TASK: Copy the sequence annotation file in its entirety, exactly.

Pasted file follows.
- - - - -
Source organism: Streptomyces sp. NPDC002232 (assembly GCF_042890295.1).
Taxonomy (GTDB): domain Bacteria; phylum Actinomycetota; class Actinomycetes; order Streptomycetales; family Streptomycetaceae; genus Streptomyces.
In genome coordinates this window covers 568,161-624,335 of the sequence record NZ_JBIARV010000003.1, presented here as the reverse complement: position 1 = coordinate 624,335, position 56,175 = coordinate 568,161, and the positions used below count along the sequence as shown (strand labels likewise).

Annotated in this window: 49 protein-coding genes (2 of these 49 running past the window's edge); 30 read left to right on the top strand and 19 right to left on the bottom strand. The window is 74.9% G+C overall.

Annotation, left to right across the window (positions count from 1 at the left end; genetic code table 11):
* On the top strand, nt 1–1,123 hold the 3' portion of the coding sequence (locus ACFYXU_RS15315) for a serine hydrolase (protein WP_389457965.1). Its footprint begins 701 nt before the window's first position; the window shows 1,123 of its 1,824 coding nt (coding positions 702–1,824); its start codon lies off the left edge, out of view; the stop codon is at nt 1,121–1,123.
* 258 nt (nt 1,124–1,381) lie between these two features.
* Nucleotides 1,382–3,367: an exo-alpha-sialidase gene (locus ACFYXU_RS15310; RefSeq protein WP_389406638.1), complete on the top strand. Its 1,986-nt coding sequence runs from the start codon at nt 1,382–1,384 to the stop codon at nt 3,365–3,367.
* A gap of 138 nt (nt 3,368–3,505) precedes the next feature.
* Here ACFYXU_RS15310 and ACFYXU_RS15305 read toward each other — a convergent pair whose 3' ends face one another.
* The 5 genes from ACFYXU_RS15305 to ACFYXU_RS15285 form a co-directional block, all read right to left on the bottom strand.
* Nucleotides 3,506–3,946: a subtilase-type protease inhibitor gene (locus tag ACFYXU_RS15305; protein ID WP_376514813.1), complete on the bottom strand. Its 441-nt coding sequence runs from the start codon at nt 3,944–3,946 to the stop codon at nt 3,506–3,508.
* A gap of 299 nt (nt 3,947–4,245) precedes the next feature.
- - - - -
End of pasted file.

Source organism: Streptomyces sp. NPDC002232 (assembly GCF_042890295.1).
Taxonomy (GTDB): domain Bacteria; phylum Actinomycetota; class Actinomycetes; order Streptomycetales; family Streptomycetaceae; genus Streptomyces.
In genome coordinates this window covers 568,161-624,335 of the sequence record NZ_JBIARV010000003.1, presented here as the reverse complement: position 1 = coordinate 624,335, position 56,175 = coordinate 568,161, and the positions used below count along the sequence as shown (strand labels likewise).

Annotated in this window: 49 protein-coding genes (2 of these 49 running past the window's edge); 30 read left to right on the top strand and 19 right to left on the bottom strand. The window is 74.9% G+C overall.

Annotation, left to right across the window (positions count from 1 at the left end; genetic code table 11):
* On the top strand, nt 1–1,123 hold the 3' portion of the coding sequence (locus ACFYXU_RS15315) for a serine hydrolase (protein WP_389457965.1). Its footprint begins 701 nt before the window's first position; the window shows 1,123 of its 1,824 coding nt (coding positions 702–1,824); its start codon lies off the left edge, out of view; the stop codon is at nt 1,121–1,123.
* 258 nt (nt 1,124–1,381) lie between these two features.
* Nucleotides 1,382–3,367: an exo-alpha-sialidase gene (locus ACFYXU_RS15310; RefSeq protein WP_389406638.1), complete on the top strand. Its 1,986-nt coding sequence runs from the start codon at nt 1,382–1,384 to the stop codon at nt 3,365–3,367.
* A gap of 138 nt (nt 3,368–3,505) precedes the next feature.
* Here ACFYXU_RS15310 and ACFYXU_RS15305 read toward each other — a convergent pair whose 3' ends face one another.
* The 5 genes from ACFYXU_RS15305 to ACFYXU_RS15285 form a co-directional block, all read right to left on the bottom strand.
* Nucleotides 3,506–3,946: a subtilase-type protease inhibitor gene (locus tag ACFYXU_RS15305; protein ID WP_376514813.1), complete on the bottom strand. Its 441-nt coding sequence runs from the start codon at nt 3,944–3,946 to the stop codon at nt 3,506–3,508.
* A gap of 299 nt (nt 3,947–4,245) precedes the next feature.